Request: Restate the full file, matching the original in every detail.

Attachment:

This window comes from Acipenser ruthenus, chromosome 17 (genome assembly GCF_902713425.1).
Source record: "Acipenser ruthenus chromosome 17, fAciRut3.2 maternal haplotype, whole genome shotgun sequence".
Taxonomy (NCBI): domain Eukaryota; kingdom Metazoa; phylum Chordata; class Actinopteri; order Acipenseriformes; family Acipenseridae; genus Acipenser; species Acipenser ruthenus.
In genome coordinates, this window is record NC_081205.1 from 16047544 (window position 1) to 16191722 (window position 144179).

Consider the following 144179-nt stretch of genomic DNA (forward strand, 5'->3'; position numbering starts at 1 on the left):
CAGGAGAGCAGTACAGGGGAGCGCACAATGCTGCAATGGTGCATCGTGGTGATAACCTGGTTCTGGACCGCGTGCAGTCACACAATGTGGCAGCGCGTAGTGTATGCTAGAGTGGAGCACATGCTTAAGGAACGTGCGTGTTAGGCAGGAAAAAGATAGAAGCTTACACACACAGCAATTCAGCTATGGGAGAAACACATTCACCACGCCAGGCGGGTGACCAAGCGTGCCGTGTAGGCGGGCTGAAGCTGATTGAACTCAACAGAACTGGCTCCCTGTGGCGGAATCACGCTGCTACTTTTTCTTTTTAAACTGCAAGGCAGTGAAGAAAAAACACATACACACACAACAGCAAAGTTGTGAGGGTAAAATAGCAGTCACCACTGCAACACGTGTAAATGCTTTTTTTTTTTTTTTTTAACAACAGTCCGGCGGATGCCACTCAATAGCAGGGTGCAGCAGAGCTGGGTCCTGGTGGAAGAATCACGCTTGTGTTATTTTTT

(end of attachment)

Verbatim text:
This window comes from Acipenser ruthenus, chromosome 17 (genome assembly GCF_902713425.1).
Source record: "Acipenser ruthenus chromosome 17, fAciRut3.2 maternal haplotype, whole genome shotgun sequence".
Taxonomy (NCBI): domain Eukaryota; kingdom Metazoa; phylum Chordata; class Actinopteri; order Acipenseriformes; family Acipenseridae; genus Acipenser; species Acipenser ruthenus.
In genome coordinates, this window is record NC_081205.1 from 16047544 (window position 1) to 16191722 (window position 144179).

Consider the following 144179-nt stretch of genomic DNA (forward strand, 5'->3'; position numbering starts at 1 on the left):
CAGGAGAGCAGTACAGGGGAGCGCACAATGCTGCAATGGTGCATCGTGGTGATAACCTGGTTCTGGACCGCGTGCAGTCACACAATGTGGCAGCGCGTAGTGTATGCTAGAGTGGAGCACATGCTTAAGGAACGTGCGTGTTAGGCAGGAAAAAGATAGAAGCTTACACACACAGCAATTCAGCTATGGGAGAAACACATTCACCACGCCAGGCGGGTGACCAAGCGTGCCGTGTAGGCGGGCTGAAGCTGATTGAACTCAACAGAACTGGCTCCCTGTGGCGGAATCACGCTGCTACTTTTTCTTTTTAAACTGCAAGGCAGTGAAGAAAAAACACATACACACACAACAGCAAAGTTGTGAGGGTAAAATAGCAGTCACCACTGCAACACGTGTAAATGCTTTTTTTTTTTTTTTTTAACAACAGTCCGGCGGATGCCACTCAATAGCAGGGTGCAGCAGAGCTGGGTCCTGGTGGAAGAATCACGCTTGTGTTATTTTTT